Using BWIC 
Using BWC 
Using the 
Using the 
Model 
Proposed 

Proposed in [5] 
Model 

(bytes) 
(bytes) 
(bytes) 
(bytes) 
(bytes) 

Texture 
8, 714 
8, 364 
8, 566 
8,579 
8,157 
Advertisement 
65, 178 
64, 911 
64, 860 
64,545 
58,154 
Coin 
137, 566 
132, 699 
135, 129 
132,186 
119,116 
Woman 
164, 597 
160, 482 
162, 979 
159,063 
133,061 
Total 
376, 055 
366, 456 
371, 534 
364,373 
318,488 
(a) Texture
(b) Advertisement
(c) Coin
(d) Woman
Fig. 6: Decompressed GIF input files.
Table III Comparison of time taken by the proposed model and the model proposed in [5]
(Processor: IntelCeleron, 1.6GHz; RAM: 256; Operating system: Windows XP)
File Name 
Original 
Compress time 
Decompress time 

Size 

Using the 
Using the 
Using the 
Using the 

Model 
Proposed 
Model 
Proposed 

Proposed in [5] 
Model 
Proposed in 
Model 

[5] 

(ms) 

(bytes) 
(ms) 
(ms) 
(ms) 

House 
51, 202 

354 
299 

Man 1 
39, 821 

241 
223 

Texture 
8, 714 

61 
61 

Advertisement 
65, 178 



Coin 
137, 566 
1912 
1511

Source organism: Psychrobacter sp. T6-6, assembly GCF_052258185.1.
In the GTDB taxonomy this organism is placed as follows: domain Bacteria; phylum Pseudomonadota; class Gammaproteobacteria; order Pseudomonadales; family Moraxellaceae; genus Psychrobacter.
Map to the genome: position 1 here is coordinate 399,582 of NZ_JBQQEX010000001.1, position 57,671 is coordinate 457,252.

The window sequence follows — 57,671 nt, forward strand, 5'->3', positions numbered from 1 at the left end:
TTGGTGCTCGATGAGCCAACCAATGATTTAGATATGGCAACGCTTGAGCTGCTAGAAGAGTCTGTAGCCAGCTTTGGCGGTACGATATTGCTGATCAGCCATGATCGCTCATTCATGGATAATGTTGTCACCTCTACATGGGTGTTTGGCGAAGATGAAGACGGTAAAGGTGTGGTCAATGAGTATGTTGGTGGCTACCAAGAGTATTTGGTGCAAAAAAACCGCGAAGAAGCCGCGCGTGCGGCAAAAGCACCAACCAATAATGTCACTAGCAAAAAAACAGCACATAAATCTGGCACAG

Woman 
164, 597 
2550 
1952 
1550 
1463 

V. CONCLUSION 

at 
providing 
a 
novel 
for 
Journal, Vol. 40, no. 5, October 1997. 
This paper has aimed
_{[}_{3}_{]} Ziya Arnavut, Spyros S. Magliveras, Lexical
Permutation Sorting Algorithm, The Computer
applying LPS algorithm on JPEG and GIF files. Block
sorting can also be used on the place of LPS as was
used in the model proposed in [6], but LPS is suitable
if the underlying data to be transmitted is a
permutation[3] and here for JPEG and GIF files LPS
works better that Block sorting.
The results have shown that the proposed method
achieves better compression ratio and takes reduced
compression time.
REFERENCES
[1] 
Enhui Yang and DaKe He , Efficient universal 
lossless data compression algorithms based on 

a greedy sequential grammar transform—Part 

two: With context models, IEEE Trans. Inform. 

Theory, vol. 49, no. 11, November 2003. 

_{[}_{2}_{]} 
E.h. Yang and J. C. Kieffer, Efficient universal 
lossless data compression algorithms based
on a greedy sequential grammar transform—
Part one: Without context models, IEEE Trans.
_{[}_{4}_{]} 
Burrows, M. and Wheeler, D.J (1994), A block 

sorting Lossless Data Compression Algorithm, 

SRC Research Report 124, Digital System 

Research 
center, 
Palo 

Alto,CA,gatekeeper.doc.com, 

/pub/DEC/SRC/researchreports/SRC124.ps.Z. 

_{[}_{5}_{]} 
Mr. Rafiqul Islam, Sajib Kumar Saha, Mrinal 

Kanti Baowlay, A New Approach for Lossless 

Compression of JPEG and GIF Files Using Bit 

Reduction and Greedy Sequential Grammar 

Transform, ICCIT 2006. 

_{[}_{6}_{]} 
Mr. Rafiqul Islam, Sajib Kumar Saha, Mrinal 
Kanti Baowlay, A Modification of Greedy
Sequential Grammar Transform based
Universal Lossless Data Compression, ICCIT
2006.
Inform. Theory, vol. 46, pp. 755–788, May
2000.